Walking Money by James O. Born (Putnam, 2004) is the first of three thrillers featuring Bill Tasker, an agent in Miami Office of the Florida Department of Law Enforcement, i.e., the Florida state police. Tasker has a black mark on his record from years ago, which makes him the perfect fall guy for Tom Dooley, a crooked FBI agent who has his eye on the cash Rev. Alvin Watson and his ex-con sidekick Cole Hodges have skimmed from the fake community activist organization they front. Hodges uses a well-timed riot and associated looting to conceal the initial theft from the small bank where the stash was being hidden. He fends off Watson in his attempt to take it but loses out to Dooley, who manages to grab the bag of money.
From there the money changes hands at a dizzying pace, leaving a trail of bodies in its wake. Everyone, gangs and corrupt cops alike, is anxious to take a cut of the peripatetic $1.5 million. All the while the lead FBI agent believes that Tasker is guilty of both theft and murder, thanks to a couple of anonymous tips from Dooley. Even the lawyer Tasker eventually retains thinks he is guilty.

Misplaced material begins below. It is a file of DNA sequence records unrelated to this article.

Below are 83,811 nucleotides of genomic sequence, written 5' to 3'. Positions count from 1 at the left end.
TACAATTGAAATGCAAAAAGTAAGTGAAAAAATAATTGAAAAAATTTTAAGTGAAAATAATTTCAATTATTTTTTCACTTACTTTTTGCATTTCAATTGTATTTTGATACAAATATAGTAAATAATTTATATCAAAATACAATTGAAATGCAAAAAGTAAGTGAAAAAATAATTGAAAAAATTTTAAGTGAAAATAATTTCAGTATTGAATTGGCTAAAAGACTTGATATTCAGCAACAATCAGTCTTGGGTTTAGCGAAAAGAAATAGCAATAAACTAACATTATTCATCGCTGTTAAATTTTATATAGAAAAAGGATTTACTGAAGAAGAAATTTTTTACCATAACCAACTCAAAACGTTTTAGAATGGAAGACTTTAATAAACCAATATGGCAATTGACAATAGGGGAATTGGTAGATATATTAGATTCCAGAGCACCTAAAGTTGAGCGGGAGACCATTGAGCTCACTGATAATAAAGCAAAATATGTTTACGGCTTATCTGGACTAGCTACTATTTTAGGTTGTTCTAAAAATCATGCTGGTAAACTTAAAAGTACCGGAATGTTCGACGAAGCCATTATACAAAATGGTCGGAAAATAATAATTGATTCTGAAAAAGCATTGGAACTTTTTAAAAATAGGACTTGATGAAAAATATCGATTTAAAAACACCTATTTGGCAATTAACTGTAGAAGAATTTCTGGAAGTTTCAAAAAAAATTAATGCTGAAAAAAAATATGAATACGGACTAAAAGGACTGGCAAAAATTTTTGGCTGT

His ex-wife believes in his innocence but can’t take the media circus so has told Tasker to stay away from his much-loved daughters until it’s over. Tasker knows he has been set up and sees he will have to investigate the theft himself to clear his name, because no one else is, so investigate he does.
Born used his years of work experience in the Florida Department of Law Enforcement to good effect here, describing internal police operations and interagency politics convincingly as the backdrop to a fast-moving story full of twists and turns and an unexpected ending.
Booklist starred review. 2005 Barry Award for Best Novel Finalist.
· Hardcover: 272 pages
· Publisher: Putnam Adult (June 17, 2004)
· Language: English
· ISBN-10: 0399151699
· ISBN-13: 978-0399151699
Aubrey Hamilton © 2018
Aubrey Hamilton is a former librarian who works on Federal IT projects by day and reads mysteries at night.